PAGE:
Those outside these categories are exposed to the increasing capabilities of technology, as initial insights into the emerging, unexpected capabilities of AI make clear.
As we get into 2023, I’m increasingly confident that our work together is starting to uncover an element of business that adds a different dimension to the normal product/price/place/promotion of conventional marketing. It is not something that can be “applied” or, I think, “designed” because it comes from a different place - the ethos of the organisation.
Perhaps that fifth “P” is “Presence”, the distinguishing characteristic of the artisan?
It raises at least as many questions as answers:
Is it possible to make an existing business artisanal, or do we have to start at the beginning?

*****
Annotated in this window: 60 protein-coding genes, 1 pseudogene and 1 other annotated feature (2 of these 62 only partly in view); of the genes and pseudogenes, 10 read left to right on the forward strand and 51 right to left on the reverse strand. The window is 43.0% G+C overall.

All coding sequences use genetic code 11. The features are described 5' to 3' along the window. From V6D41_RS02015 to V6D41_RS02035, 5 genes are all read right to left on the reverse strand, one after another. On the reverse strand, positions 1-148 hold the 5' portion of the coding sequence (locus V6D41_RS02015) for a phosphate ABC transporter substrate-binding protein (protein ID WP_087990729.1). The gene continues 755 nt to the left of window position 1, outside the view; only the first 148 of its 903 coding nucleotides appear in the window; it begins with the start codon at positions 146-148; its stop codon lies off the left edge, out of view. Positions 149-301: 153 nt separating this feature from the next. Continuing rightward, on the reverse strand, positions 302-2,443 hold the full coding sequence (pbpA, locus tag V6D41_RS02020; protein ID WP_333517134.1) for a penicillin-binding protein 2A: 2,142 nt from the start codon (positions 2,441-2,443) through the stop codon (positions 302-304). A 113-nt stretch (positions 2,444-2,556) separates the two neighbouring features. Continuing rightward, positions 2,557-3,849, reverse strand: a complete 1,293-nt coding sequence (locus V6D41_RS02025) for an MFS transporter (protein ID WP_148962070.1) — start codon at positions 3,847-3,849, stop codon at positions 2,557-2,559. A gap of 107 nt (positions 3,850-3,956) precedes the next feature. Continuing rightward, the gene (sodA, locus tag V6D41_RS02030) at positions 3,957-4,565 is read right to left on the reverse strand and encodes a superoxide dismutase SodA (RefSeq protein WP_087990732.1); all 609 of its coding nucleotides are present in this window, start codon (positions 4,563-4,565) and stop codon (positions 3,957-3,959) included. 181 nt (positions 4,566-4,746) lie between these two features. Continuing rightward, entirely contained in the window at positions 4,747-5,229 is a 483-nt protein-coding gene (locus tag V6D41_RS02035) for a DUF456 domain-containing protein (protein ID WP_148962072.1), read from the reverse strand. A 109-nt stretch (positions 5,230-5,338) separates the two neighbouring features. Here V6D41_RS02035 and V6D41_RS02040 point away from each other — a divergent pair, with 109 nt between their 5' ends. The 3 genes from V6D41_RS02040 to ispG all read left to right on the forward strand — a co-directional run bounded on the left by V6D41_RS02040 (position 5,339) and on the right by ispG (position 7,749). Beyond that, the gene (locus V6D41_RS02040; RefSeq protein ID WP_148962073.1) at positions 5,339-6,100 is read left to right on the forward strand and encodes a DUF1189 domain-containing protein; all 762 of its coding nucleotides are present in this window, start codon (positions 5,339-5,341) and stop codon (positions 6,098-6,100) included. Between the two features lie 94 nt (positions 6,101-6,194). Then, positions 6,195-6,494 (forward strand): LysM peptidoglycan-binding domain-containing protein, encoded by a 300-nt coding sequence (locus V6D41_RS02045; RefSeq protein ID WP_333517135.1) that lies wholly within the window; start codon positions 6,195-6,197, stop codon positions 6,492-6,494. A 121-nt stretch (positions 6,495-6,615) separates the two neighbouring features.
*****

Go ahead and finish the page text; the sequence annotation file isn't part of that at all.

How is an artisanal business designed?
How big can an artisanal business become?
What are the implications of leading an artisanal business?
What are the correct metrics for measuring “performance”?
I’ll post further thoughts as they occur during the week, and we can engage with ideas in the chat. I sense although there’s still a long way to go with this, some of the questions we ask will take us to actions that can make the artisinal personally, and commercially, valuable in a way that enriches our lives.
Next week, I’m going to turn my attention to how we develop the confidence in ourselves and other to move away from conventionand take steps towards becoming more artisinal.
I’m still finalising a speaker for this month, and am putting Weds 25th in the Diary. I’ll keep you updated directly.
Have a great weekend!